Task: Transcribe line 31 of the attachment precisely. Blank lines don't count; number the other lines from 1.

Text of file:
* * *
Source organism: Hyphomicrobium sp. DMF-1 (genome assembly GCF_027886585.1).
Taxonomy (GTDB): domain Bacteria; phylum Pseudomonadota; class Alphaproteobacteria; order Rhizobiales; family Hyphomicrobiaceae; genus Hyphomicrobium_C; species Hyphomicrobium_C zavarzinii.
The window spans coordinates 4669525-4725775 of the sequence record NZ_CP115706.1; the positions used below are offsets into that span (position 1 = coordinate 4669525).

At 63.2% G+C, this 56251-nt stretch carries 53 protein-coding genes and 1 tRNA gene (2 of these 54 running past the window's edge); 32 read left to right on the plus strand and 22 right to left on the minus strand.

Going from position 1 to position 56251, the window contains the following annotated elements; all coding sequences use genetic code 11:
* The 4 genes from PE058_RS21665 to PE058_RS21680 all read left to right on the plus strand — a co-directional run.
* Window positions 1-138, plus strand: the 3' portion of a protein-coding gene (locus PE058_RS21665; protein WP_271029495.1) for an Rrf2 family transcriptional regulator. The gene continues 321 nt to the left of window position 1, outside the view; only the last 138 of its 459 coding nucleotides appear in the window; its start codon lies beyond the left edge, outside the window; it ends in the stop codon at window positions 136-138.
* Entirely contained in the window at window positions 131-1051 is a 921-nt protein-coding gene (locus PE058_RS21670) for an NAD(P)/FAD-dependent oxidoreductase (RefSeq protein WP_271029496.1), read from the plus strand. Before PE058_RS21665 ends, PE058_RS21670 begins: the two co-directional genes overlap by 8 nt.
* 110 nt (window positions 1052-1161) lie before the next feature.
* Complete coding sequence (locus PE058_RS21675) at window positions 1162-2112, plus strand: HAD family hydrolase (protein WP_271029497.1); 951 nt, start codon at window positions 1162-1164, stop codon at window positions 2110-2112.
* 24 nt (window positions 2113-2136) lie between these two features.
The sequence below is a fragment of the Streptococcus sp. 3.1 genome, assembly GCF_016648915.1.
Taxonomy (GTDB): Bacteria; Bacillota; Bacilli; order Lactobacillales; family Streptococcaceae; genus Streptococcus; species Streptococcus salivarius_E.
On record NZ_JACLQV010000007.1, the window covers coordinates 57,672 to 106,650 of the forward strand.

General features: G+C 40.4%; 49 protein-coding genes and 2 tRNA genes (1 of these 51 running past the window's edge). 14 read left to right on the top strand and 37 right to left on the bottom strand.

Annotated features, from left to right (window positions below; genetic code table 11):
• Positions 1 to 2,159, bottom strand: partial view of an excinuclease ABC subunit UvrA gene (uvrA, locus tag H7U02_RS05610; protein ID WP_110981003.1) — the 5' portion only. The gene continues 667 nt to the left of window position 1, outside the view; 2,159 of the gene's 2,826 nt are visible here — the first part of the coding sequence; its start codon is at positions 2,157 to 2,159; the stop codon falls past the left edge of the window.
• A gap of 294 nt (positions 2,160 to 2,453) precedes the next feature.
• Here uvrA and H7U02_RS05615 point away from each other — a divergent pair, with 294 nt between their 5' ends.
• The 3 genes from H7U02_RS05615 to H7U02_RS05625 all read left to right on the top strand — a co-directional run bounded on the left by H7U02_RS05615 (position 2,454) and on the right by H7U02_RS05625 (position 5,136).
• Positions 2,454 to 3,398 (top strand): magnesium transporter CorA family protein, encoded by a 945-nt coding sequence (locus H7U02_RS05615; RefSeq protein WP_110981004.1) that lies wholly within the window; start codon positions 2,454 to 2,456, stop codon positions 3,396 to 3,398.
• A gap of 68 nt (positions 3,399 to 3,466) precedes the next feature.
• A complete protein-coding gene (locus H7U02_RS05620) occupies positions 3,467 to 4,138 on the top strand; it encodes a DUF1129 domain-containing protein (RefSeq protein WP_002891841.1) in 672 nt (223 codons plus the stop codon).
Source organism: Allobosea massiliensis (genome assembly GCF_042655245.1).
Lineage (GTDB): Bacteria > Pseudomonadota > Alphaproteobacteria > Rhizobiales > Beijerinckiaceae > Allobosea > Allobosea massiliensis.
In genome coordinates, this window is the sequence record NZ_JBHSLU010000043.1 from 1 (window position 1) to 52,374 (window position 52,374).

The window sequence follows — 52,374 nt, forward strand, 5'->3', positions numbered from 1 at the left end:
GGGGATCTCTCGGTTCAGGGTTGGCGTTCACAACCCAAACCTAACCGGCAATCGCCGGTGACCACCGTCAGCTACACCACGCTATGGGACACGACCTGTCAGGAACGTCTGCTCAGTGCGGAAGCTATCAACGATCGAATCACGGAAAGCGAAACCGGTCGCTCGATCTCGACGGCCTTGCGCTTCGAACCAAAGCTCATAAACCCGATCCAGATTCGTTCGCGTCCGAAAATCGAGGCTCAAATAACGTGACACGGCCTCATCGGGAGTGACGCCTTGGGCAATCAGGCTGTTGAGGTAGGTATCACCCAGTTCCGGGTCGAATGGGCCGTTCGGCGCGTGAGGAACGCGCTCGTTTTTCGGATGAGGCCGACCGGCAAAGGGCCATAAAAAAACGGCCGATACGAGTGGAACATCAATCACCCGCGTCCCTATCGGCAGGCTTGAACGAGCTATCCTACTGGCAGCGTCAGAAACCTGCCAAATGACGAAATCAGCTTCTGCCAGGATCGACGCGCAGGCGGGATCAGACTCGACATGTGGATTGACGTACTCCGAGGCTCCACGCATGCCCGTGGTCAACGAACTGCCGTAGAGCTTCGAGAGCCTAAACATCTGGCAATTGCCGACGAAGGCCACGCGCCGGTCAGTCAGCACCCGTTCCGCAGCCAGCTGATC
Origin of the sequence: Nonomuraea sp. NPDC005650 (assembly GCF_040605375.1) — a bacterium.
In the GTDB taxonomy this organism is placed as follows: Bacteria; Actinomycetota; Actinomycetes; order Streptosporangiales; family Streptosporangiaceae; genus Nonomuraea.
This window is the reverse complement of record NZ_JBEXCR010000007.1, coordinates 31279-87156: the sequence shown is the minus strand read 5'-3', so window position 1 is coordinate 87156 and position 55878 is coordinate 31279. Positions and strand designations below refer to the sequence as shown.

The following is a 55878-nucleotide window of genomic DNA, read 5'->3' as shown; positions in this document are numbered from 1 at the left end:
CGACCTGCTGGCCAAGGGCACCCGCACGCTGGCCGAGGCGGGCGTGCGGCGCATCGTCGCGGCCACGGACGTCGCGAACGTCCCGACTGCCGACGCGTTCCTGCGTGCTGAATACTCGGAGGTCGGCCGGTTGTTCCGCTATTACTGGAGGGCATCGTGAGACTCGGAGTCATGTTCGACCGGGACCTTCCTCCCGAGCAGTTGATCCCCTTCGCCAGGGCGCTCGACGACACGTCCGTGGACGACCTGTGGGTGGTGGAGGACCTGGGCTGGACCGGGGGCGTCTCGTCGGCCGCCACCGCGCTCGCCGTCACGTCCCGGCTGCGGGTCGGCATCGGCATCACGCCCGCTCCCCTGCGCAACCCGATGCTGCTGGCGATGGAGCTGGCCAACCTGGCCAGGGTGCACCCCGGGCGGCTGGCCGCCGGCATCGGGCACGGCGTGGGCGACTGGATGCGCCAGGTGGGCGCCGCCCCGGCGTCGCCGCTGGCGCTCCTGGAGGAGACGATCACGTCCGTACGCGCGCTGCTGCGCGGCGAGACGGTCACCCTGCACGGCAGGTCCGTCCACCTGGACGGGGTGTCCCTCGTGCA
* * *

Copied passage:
This window is the reverse complement of record NZ_JBEXCR010000007.1, coordinates 31279-87156: the sequence shown is the minus strand read 5'-3', so window position 1 is coordinate 87156 and position 55878 is coordinate 31279. Positions and strand designations below refer to the sequence as shown.